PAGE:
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Kong: Commentary on “Established and Emerging Therapies in Acute Spinal Cord Injury”
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Spinal cord injury (SCI) is a severe neurological disease commonly caused by traumas or variety diseases which can lead to complete or incomplete neural function deficiency [1]. Among all the directly or indirectly causal external factors resulting in SCI, the trauma, which including traffic accidents, falls and sports/recreation, are the most common etiologies of SCI [2]. Due to severe incapacitation of the limbs below the injured segment after SCI, SCI not only causes considerable physical suffering and mental distress to patients themselves, but also incurs substantial economic burdens for families and society [3]. According to incomplete statistics, SCI affects more than 2 million people worldwide. Therefore, finding ways to repair damage to spinal cord tissue is a common goal in modern medicine. Of course, understanding the molecular and cellular mechanisms contributing to the pathophysiology of SCI is essential for developing more effective therapeutic interventions.
In the current study, Dr. Gadot et al. [4] have provided thoroughly review of the SCI, which including the mechanisms of SCI injury, SCI patient’s clinical presentation, and established acute management strategies. All these subsections have focused the classical view about the mainly pathological changes during the SCI process, and novel understanding for SCI, as well as ongoing studies carried by worldwide.
In general, the pathophysiological types of SCI are characterized as acute, secondary and chronic phases [5]. Primary damage to the spinal cord occurs as a direct result of the initial trauma, such as compression, shearing, laceration, transection, stretch, or distraction, leading to immediate hemorrhage or vasospasm and rapid cell death [6]. Concomitantly, Secondary injury closely follows in an ongoing way characterized by further damage to neuronal and glial cells and is accompanied by paralysis, intense pain, and progressive neurological damage [7]. This phase usually occurs within minutes after injury and can last for weeks even months. The concomitant and consecutive pathological events in this phase involve the immune response, inflammation, apoptotic cell death, and formation of cystic cavitations and astroglial scars [8]. Authors have provided novel reviews on these aspect in the section of “experimental acute management strategies” which containing 5 subsections for discussed and explored the details in each cited literatures in the categories of current novel understandings of SCI pathophysiology.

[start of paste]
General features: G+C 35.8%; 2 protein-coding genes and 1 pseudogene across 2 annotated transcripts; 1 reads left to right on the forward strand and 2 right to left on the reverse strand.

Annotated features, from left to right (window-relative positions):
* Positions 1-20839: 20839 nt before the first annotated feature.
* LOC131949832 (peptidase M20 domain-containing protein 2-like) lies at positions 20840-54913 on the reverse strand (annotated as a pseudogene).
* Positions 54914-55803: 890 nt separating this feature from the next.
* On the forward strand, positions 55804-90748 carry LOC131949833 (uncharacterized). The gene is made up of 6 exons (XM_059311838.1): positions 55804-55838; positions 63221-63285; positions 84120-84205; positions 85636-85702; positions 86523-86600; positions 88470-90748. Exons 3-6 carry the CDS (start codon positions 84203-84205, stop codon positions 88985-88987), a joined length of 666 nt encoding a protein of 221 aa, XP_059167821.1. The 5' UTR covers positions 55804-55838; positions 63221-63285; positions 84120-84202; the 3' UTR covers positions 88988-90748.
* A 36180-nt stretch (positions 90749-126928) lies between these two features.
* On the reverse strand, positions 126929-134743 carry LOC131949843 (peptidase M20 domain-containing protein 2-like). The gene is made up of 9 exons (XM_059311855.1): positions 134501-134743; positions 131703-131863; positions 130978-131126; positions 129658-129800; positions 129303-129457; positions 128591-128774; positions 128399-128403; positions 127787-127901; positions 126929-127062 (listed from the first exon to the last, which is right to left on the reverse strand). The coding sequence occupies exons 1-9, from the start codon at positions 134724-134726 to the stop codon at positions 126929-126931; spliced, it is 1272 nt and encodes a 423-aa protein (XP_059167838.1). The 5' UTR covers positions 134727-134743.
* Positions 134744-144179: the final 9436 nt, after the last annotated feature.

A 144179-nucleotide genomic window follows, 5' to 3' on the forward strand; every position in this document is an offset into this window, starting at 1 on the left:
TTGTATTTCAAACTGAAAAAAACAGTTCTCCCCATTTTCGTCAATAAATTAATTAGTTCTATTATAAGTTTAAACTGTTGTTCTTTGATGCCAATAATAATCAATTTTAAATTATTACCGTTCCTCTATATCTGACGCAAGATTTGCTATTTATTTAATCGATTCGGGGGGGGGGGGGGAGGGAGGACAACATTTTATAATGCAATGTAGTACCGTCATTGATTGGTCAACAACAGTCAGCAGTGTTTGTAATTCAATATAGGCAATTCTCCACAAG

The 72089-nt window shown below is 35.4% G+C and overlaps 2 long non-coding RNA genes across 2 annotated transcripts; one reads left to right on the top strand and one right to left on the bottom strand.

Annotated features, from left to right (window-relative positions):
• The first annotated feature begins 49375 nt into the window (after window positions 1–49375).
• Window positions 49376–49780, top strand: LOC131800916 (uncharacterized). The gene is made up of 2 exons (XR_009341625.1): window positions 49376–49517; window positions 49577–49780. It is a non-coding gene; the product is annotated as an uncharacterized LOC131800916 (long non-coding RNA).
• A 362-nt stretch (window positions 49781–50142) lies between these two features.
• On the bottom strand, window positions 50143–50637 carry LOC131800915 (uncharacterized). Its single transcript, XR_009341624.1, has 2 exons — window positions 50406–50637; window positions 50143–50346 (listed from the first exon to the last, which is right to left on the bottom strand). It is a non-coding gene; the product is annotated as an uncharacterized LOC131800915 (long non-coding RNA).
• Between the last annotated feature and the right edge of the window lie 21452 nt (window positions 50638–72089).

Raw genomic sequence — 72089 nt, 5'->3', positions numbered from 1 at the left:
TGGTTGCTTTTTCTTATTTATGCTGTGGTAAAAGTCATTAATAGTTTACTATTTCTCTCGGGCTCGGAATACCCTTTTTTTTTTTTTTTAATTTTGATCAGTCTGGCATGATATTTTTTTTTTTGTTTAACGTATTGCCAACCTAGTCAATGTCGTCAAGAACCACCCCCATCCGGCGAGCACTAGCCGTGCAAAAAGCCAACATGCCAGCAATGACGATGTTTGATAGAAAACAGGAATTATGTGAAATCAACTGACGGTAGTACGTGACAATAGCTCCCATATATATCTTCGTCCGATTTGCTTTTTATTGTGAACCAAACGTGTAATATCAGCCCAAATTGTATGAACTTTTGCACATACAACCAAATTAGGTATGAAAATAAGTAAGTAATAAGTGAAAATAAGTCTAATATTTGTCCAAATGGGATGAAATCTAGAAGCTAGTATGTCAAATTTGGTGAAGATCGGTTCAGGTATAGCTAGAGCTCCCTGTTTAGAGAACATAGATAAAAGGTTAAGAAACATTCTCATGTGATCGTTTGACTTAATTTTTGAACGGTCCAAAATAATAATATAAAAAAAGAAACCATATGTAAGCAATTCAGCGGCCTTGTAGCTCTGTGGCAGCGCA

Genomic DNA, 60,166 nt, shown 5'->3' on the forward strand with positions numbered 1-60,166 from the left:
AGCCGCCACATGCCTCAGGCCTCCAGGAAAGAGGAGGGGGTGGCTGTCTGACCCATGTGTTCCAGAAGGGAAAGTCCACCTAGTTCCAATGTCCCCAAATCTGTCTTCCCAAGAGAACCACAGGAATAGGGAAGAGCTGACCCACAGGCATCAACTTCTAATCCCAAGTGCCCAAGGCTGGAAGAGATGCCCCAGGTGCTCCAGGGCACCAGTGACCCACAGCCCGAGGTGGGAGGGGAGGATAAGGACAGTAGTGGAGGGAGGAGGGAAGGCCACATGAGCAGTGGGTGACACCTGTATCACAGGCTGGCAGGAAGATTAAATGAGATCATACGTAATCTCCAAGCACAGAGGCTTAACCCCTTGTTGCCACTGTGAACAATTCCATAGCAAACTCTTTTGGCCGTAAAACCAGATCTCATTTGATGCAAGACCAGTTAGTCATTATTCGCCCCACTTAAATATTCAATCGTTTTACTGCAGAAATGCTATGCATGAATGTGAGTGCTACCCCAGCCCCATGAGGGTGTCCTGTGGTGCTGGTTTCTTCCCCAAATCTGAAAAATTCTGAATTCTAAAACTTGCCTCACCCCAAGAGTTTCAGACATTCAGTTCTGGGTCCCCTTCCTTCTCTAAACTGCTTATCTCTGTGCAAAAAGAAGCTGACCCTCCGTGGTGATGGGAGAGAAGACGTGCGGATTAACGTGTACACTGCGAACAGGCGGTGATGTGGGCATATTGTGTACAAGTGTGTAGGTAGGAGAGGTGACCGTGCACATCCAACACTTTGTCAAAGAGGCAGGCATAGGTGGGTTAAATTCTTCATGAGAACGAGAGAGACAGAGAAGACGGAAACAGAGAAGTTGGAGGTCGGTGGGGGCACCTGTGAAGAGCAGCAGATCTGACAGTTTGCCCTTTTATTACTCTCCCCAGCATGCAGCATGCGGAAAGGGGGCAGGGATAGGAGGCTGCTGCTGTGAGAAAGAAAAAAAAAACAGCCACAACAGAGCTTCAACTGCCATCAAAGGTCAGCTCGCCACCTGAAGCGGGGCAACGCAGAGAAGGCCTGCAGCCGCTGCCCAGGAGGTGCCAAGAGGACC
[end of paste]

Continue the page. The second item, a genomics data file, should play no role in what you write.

NOTES

Conflict of Interest

The author has nothing to disclose.

REFERENCES

1. Ernst M, Ljutow A, Stockinger L, et al. Variability in clinical and neurophysiological evaluation of pain development following acute spinal cord injury: a case report. Spinal Cord Ser Cases 2021;7:72.
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2. Lee YS, Kim KT, Kwon BK. Hemodynamic management of acute spinal cord injury: a literature review. Neurospine 2021;18:7-14.
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3. Esmorís-Arijón I, Galeiras R, Salvador de la Barrera S, et al. Characteristics and survival of patients with acute traumatic spinal cord injury above t6 with prolonged intensive care unit stays. World Neurosurg 2021;152:e721-8.
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4. Gadot R, Smith DN, Prablek M, et al. Established and emerging therapies in acute spinal cord injury. Neurospine 2022;19:283-96.
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5. Kim SH. Finding a better way to manage cervical spine trauma and spinal cord injury. Neurospine 2020;17:708-9.
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6. Morano JM, Morano MJ, Wagner NE, et al. Management of acute traumatic brain injury and acute spinal cord injury. Int Anesthesiol Clin 2021;59:17-24.
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7. Hiremath SV, Karmarkar AM, Kumar A, et al. Factors associated with post-acute functional status and discharge dispositions in individuals with spinal cord injury. J Spinal Cord Med 2022;45:126-36.
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8. Buchtler K, Carrard V, Jochum H, et al. Body experience during post-acute rehabilitation in individuals after a traumatic spinal cord injury: a qualitative interview-based pilot study. Spinal Cord Ser Cases 2021;7:14.
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